Lower Mainland school districts such as North Vancouver School District are phasing out the honour roll. Fewer students are showing up on these lists of achievements each report card until they eventually no longer exist.
For many students it is a goal to work toward, exactly what the honour roll was intended for. So, if it is not broken, why fix it? Or in this case, why scrap it?
In Powell River, School District 47 calculates its honour roll based on GPA (grade point average), requiring students reach a certain grade to achieve and remain in any of the three tiers: Principal’s List, Honour Roll or Vice Principal’s list. For some this can seem like a lot of pressure to be put on students in grades eight through 12; it can also be argued that it doesn’t really fall in line with the new learning versus grading curriculum.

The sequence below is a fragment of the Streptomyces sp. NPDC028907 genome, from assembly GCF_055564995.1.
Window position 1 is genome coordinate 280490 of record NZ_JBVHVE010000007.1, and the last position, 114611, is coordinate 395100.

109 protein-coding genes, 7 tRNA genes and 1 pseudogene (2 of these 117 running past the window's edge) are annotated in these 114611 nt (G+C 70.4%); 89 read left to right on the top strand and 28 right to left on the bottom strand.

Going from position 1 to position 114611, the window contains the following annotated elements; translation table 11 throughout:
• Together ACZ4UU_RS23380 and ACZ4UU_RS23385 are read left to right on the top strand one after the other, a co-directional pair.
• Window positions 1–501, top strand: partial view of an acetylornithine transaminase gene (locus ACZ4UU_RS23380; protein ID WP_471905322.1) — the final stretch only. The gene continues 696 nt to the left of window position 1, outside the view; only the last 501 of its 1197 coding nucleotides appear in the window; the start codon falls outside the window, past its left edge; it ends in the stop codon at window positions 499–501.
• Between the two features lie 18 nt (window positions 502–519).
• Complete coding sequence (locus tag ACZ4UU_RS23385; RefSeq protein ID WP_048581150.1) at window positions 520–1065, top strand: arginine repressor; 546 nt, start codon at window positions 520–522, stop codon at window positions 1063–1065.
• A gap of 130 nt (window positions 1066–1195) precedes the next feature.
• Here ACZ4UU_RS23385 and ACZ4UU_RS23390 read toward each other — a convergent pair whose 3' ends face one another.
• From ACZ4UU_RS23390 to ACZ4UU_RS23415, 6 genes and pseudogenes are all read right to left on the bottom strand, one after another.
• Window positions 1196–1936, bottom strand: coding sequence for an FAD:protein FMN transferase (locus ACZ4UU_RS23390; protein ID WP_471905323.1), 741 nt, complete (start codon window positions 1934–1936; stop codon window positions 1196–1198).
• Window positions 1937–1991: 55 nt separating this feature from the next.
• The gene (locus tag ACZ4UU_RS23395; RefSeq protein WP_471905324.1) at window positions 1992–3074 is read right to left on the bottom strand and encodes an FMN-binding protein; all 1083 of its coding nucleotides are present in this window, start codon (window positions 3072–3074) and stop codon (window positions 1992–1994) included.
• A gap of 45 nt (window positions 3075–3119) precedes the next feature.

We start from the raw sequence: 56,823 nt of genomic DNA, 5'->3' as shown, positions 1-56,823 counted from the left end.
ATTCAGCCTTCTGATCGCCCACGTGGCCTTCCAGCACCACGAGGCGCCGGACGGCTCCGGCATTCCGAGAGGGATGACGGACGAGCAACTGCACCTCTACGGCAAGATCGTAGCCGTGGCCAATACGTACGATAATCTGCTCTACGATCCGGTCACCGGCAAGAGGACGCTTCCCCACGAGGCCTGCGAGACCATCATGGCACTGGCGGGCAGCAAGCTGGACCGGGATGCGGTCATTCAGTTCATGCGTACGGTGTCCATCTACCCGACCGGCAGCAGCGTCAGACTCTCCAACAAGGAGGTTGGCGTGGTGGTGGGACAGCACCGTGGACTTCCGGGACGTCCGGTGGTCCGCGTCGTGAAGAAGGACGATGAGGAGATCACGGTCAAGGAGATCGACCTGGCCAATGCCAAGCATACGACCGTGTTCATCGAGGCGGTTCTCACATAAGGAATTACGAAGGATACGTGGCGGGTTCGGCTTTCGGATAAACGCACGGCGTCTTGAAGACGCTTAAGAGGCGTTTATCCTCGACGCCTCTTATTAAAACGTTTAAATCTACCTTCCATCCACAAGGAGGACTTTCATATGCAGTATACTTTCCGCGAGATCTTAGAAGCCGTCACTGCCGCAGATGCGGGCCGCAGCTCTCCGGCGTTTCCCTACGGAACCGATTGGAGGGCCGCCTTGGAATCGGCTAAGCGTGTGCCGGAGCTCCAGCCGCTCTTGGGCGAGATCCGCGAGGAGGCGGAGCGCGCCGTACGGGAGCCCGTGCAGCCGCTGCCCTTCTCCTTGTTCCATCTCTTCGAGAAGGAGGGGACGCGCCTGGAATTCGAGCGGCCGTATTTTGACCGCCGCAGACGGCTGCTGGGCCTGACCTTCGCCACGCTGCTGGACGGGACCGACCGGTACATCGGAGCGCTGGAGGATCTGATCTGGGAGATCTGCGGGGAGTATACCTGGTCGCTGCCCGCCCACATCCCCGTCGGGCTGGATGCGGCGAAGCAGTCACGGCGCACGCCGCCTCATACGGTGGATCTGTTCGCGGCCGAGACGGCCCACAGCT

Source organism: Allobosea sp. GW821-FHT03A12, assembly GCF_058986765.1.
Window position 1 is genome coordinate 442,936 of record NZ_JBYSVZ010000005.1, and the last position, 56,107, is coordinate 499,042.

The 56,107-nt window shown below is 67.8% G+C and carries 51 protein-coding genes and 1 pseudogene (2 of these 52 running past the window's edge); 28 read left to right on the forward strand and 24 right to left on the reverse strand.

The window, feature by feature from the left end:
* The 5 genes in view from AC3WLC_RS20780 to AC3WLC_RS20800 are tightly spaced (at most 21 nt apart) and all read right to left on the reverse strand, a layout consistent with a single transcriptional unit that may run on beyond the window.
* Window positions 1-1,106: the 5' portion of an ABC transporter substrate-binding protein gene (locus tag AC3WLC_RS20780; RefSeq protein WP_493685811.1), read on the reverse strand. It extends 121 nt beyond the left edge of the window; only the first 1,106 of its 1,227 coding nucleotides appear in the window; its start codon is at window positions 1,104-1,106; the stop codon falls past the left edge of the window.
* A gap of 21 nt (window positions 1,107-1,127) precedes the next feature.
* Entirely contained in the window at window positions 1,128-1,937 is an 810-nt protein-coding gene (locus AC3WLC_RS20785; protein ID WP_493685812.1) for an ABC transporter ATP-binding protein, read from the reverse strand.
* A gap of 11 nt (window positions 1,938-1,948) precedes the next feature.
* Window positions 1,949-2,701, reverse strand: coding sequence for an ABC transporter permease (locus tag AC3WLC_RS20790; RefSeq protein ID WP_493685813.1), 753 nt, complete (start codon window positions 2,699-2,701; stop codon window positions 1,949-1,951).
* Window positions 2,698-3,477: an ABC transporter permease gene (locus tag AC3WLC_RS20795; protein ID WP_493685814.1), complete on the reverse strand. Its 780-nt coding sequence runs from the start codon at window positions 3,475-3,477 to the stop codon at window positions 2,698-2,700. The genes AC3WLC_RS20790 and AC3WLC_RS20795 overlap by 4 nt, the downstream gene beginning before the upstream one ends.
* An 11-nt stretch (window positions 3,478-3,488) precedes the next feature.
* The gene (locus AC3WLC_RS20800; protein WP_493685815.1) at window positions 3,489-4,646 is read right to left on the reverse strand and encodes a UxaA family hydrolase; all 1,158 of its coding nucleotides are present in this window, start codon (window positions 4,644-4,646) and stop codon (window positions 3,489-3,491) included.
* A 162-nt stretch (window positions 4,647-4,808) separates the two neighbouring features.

Both are valid points, however, there are students who find this achievement to be a highlight in their school careers.
Regardless of the new teaching and learning methods being taught, there should still be room for recognition. Unless there is a better way, the honour roll is still a completely viable way of doing this.
If we phase out an honour roll program, what happens to those students? What will be established to measure their successes? They may not be bringing home trophies from soccer or hockey tournaments, or first-place ribbons in juried art shows, but these academic scholars have their names posted in the display case near the front entrance of Brooks Secondary School for all to see, right alongside those sports photos and trophies.
Regardless of whether these honour rolls matter after high school or not, they are important to many students and parents. Who are we to take that away from those students who may not strive to be the best in sports or the arts and find their passion for learning and excel in academics instead?
This may only be a debate in the Lower Mainland at this point, but how would you feel if our school district began phasing out the honour roll?